The Isle of Man (vc 71) lies in the northern part of the Irish Sea, almost equidistant from Ireland, Scotland and England; it is a remarkable feature of the history of our islands that it has retained its independence from all three. It is one of the smallest vice-counties (572 km2 ). It is a primarily acidic island with a solid geology consisting mainly of Ordovician sandstones, mudstones and greywackes, alleviated by a large expanse of glacial deposits and sand dunes at the north end and a small area of Carboniferous limestone in the south. The centre of the island is upland rather than montane, with a highest point of 620 m on Snaefell.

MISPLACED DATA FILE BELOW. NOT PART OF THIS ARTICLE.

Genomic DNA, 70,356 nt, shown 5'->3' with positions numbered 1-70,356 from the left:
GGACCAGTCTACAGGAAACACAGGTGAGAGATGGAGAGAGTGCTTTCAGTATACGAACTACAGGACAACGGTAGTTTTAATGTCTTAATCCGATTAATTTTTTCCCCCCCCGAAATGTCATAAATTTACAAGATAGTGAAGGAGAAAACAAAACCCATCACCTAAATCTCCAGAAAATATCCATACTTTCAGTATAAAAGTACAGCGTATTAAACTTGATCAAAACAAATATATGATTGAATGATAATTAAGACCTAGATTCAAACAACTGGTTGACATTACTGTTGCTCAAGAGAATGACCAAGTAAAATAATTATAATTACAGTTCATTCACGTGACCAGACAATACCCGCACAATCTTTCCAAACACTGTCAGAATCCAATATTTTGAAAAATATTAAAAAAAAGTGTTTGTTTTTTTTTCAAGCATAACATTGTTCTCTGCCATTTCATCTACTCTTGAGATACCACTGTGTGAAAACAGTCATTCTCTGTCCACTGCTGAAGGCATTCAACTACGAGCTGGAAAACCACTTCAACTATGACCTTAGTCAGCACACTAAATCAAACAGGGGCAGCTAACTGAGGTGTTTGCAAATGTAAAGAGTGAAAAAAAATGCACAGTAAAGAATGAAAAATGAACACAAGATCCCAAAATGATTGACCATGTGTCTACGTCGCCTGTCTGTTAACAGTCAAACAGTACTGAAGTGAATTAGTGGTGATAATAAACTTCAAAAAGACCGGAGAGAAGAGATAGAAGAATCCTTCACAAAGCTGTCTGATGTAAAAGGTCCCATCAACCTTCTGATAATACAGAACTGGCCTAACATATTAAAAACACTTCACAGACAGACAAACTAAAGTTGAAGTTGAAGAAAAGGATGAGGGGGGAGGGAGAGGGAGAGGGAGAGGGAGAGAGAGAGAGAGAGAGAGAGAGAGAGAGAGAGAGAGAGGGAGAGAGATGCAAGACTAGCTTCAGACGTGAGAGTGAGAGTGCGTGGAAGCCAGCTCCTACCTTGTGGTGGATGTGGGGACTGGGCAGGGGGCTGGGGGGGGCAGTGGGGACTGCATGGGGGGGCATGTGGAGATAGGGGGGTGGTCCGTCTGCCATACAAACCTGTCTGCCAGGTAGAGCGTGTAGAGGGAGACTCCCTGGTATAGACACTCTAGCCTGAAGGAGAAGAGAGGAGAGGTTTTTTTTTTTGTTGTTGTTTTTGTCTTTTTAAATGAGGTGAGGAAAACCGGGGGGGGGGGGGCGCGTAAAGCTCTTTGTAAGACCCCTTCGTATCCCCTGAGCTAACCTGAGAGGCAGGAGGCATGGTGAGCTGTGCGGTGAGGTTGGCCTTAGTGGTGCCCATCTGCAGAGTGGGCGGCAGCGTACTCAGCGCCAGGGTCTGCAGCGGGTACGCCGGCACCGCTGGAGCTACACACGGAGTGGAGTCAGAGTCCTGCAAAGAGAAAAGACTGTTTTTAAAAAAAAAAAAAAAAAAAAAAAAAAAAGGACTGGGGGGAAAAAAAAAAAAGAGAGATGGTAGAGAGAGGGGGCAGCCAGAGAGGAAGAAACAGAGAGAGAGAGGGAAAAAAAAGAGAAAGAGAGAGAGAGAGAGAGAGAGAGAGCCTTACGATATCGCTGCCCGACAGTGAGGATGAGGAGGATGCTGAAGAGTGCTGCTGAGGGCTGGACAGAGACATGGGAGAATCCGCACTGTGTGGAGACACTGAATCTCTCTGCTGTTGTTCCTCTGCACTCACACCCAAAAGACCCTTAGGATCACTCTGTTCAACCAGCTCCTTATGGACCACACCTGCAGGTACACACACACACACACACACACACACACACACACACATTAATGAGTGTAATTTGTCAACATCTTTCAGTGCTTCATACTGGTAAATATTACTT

The island was well recorded – largely thanks to Jean Paton – for the first Atlas of Bryophytes, but it has since been neglected and is long overdue a visit by the BBS…Download the meeting report